The African Continental Free Trade Area: Benefits, Opportunities and Challenges

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Date: 24 June 2021     –     Time: 09AM     –    Venue: Mansel Hotel -Fouda (Register Here)


On 1st January 2021, the African Continental Free Trade Area (AfCFTA), created with a view to eventually integrate all states of the African Union into a free trade area, was effectively put in place. This continental market, which brings together several African countries, will cover a market of over 1.2 billion people and a gross domestic product (GDP) of $2.5 trillion. In terms of the number of participating countries, the AfCFTA, at full strength, will be the world’s largest free trade area since the formation of the World Trade Organization (WTO) with 53 member countries. To date, 54 of the 55 member states of the African Union have signed the Agreement, but only 36 countries have deposited their instruments of ratification, thus becoming States Parties to the Agreement. 

The AfCFTA will liberalize and facilitate a single market for goods and services, including the free movement of people and capital. It would contribute to sustainable and inclusive socioeconomic development, gender equity and, more broadly, lead to increased competitiveness and industrial development. It should be noted that the percentage of trade between African countries is only 16 – 18% and that most of the continent’s trade is with the rest of the world. Most African exports are in raw materials, including extractive commodities like oil, gas and minerals, which are vulnerable to market volatility. Therefore, the key focus here is on the development of value chains and manufacturing on a continental scale. 

The countries that ratify the agreement agree to liberalize 90% of their tariff lines. In other words, they will reduce and eventually eliminate tariffs on 90% of goods traded under the AfCFTA. The continent’s least developed countries (LDCs) are expected to reach this target in 10 years, while the others will do so over a period of five years. Sensitive products, which account for up to 7% of tariff lines, will be fully liberalized over a period of 13 years for LDCs and 10 years for non-LDCs. Finally, 3% of tariff lines will be excluded from tariff liberalization. Several other measures were also adopted, including the monitoring and elimination of non-tariff barriers, establishing a digital payments system, and creating the African Trade Observatory. The bigger market will spur producers to upscale and so support increased industrialization and value addition on the continent. More employment opportunities will thus be generated for Africa’s burgeoning youth population. 

Indeed, Preferential Trade Agreements (PTAs) or regional Trade Agreements (RTAs) are governed by the scope of rules laid out in the GATT 1994 Article XXIV. The Article gives member states exemption from the principle of Most-Favoured Nation (MFN) by treating mutual imports preferentially through the formation of a PTA or RTA. The WTO permits the creation of three types of PTA, i.e., formation of a Customs Union (CU) under Article XXIV, Agreements under the Generalized System of Preferences (GSP)and Agreements crafted under the Enabling Clause. 

With this in mind and given the socioeconomic context marked by the Covid-19 pandemic, the Nkafu Policy Institute of the Denis & Lenora Foretia Foundation is organizing the first edition of the Nkafu Open Trade Initiative Discussion on the theme: “The African Continental Free Trade Area: Benefits, Opportunities and Challenges”.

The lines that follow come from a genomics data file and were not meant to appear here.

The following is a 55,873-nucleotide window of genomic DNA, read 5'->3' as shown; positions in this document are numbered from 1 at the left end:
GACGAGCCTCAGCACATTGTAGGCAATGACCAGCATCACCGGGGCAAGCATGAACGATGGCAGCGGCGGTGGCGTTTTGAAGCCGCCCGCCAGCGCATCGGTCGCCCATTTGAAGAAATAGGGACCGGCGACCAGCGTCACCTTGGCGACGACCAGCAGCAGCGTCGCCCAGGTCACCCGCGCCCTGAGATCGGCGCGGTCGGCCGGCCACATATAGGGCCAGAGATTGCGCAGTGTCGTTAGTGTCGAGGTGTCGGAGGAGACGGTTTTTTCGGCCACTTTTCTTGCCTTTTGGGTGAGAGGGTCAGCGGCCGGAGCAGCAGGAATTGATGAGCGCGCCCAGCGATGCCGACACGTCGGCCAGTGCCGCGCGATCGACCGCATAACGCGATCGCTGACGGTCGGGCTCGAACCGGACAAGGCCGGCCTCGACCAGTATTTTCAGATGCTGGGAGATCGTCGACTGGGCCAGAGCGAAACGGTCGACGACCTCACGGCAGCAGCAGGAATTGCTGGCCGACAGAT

The main objective of this event is to provide a platform for high-level experts to address the requirements for the successful implementation of the AfCFTA. The discussion will center around the challenges with implementation and the benefits and opportunities of AfCFTA for African countries. Specifically, it will provide an opportunity to: 

  • Examine the benefits of the African Continental Free Trade Area 
  • Critically Assess the Agreement and its benefits to member countries 
  • Outline the development implications of the AfCFTA on health, education, employment and consumption 
  • Assess the appropriateness of current procedures in the implementation monitoring of the agreement. 
  • Identify and propose policy recommendations to facilitate the process of implementing the African Continental Free Trade Area. 

Venue and date 

The discussion is scheduled for 24th June 2021 at the Mansel Hotel in Yaoundé-Cameroon. 

Target audience 

This panel discussion will provide a forum of 50 participants (including the panel discussion) from different fields of expertise, and will enable them to build new relationships and strengthen existing ones. The audience consists of government representatives, traders, investors, academics, researchers and students, speakers, entrepreneurs, non-governmental organizations, civil society and public representatives etc. It is a unique opportunity to better inform on the reforms needed for Cameroon to achieve its emerging status by 2035 whilst ensuring the effective implementation of the AfCFTA. In addition, this event will create a platform for professional development and effective policy discourse. 

Panelists and Moderator 

Pr. Christian Zamo Akono: Associate Professor of the Faculties of Economics and Professor at the Faculty of Economics and Management (FSEG) of the University of Yaoundé II-Soa (Cameroon)

Ms Frida Basok: International Trade law and Trade Policy Expert at ECCAS Women’s Entrepreneurship Council

Landry Roland Noutchang: Director of Promotion and Cooperation at the Cameroon Chamber of Commerce Industry Mines and Crafts, Corporate director, Senior international consultant, Douala, Cameroon

Moderator: Henri Kouam


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